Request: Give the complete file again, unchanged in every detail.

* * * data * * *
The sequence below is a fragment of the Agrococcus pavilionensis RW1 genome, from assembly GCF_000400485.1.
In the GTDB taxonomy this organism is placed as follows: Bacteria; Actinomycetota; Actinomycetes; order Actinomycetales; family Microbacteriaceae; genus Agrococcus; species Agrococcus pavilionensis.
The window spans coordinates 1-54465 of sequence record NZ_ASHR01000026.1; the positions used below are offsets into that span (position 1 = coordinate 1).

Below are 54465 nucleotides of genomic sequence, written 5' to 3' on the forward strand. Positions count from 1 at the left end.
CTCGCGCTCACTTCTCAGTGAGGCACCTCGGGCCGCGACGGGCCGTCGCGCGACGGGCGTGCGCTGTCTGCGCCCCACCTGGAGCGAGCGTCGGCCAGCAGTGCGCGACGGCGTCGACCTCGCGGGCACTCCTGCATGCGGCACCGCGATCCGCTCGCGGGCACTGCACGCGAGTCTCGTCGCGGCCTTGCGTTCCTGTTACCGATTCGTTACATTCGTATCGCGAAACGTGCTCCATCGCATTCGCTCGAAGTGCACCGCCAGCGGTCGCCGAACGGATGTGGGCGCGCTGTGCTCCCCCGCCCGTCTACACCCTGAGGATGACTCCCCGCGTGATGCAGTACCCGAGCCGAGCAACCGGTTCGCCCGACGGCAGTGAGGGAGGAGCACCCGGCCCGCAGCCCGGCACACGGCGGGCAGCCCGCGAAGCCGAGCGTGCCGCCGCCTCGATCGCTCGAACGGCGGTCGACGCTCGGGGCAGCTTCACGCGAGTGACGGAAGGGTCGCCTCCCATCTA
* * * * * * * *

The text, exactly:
The sequence below is a fragment of the Agrococcus pavilionensis RW1 genome, from assembly GCF_000400485.1.
In the GTDB taxonomy this organism is placed as follows: Bacteria; Actinomycetota; Actinomycetes; order Actinomycetales; family Microbacteriaceae; genus Agrococcus; species Agrococcus pavilionensis.
The window spans coordinates 1-54465 of sequence record NZ_ASHR01000026.1; the positions used below are offsets into that span (position 1 = coordinate 1).

Below are 54465 nucleotides of genomic sequence, written 5' to 3' on the forward strand. Positions count from 1 at the left end.
CTCGCGCTCACTTCTCAGTGAGGCACCTCGGGCCGCGACGGGCCGTCGCGCGACGGGCGTGCGCTGTCTGCGCCCCACCTGGAGCGAGCGTCGGCCAGCAGTGCGCGACGGCGTCGACCTCGCGGGCACTCCTGCATGCGGCACCGCGATCCGCTCGCGGGCACTGCACGCGAGTCTCGTCGCGGCCTTGCGTTCCTGTTACCGATTCGTTACATTCGTATCGCGAAACGTGCTCCATCGCATTCGCTCGAAGTGCACCGCCAGCGGTCGCCGAACGGATGTGGGCGCGCTGTGCTCCCCCGCCCGTCTACACCCTGAGGATGACTCCCCGCGTGATGCAGTACCCGAGCCGAGCAACCGGTTCGCCCGACGGCAGTGAGGGAGGAGCACCCGGCCCGCAGCCCGGCACACGGCGGGCAGCCCGCGAAGCCGAGCGTGCCGCCGCCTCGATCGCTCGAACGGCGGTCGACGCTCGGGGCAGCTTCACGCGAGTGACGGAAGGGTCGCCTCCCATCTA